It is also possible that the other troop was not using Scoutbook. Or if they were using Scoutbook, they were not using it to track individual requirements. Maybe the Scout or the Scout’s dad was using Scoutbook to enter everything to match the Scout’s Handbook?

If you know for sure that a rank has been earned, then I wouldn’t worry about the individual requirements - you could just mark them as approved. For current rank(s) that the Scout is working on, you could check the Scout’s Handbook for approvals.

For the merit badges, if they are completed, then the Scout should have blue cards. It is also possible that the Scout is using Scoutbook to keep track of stuff prior to meeting with a Merit Badge Counselor (for example: if a Scout visit a National Historic Landmark, they could write the date of the visit and some notes prior to getting it approved by the MBC).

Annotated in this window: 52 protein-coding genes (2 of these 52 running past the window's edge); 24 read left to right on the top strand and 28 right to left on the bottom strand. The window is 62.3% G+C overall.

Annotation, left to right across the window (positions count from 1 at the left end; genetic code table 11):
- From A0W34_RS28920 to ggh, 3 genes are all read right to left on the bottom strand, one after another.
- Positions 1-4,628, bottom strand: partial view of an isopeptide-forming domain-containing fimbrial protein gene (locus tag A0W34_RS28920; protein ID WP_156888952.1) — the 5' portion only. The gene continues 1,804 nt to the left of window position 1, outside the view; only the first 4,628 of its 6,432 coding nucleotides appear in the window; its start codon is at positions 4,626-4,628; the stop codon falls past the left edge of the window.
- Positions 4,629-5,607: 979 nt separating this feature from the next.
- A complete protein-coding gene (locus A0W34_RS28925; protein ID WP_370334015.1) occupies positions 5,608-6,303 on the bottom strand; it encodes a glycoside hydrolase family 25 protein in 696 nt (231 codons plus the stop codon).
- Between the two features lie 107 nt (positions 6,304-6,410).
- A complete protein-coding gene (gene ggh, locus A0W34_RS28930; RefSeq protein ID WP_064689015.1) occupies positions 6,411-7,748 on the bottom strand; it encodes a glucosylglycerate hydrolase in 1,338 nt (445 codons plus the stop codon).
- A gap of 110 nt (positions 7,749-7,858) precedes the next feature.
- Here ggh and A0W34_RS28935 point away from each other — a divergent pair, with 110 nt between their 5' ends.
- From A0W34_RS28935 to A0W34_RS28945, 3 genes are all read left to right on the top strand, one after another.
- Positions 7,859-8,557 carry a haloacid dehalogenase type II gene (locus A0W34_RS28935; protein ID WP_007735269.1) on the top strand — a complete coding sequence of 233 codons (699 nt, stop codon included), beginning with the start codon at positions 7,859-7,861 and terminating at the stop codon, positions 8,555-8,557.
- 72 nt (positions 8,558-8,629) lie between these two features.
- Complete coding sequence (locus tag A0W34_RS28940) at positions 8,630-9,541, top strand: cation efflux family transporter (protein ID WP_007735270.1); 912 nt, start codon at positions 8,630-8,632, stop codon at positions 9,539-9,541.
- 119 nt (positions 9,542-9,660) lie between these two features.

They are new to our area and I do not know this scout yet. I realize that with the military and moving season, things can be lost, but I believe that the previous troop did use SB for tracking.

Did the Scout come from a different council?

Yes. An entirely different council.

OK. Try asking your council Registrar to see if they can get a “Person Record” for the Scout from the other council. This will show everything that was approved overall.

For individual requirements, the Scout should either have approvals in the Handbook or blue cards.

You could also try adding a new current membership to the Scout’s Membership page with the old troop. I’m not sure how well this would work, though, because the Scout probably got a new BSA ID # when he transferred to the new council.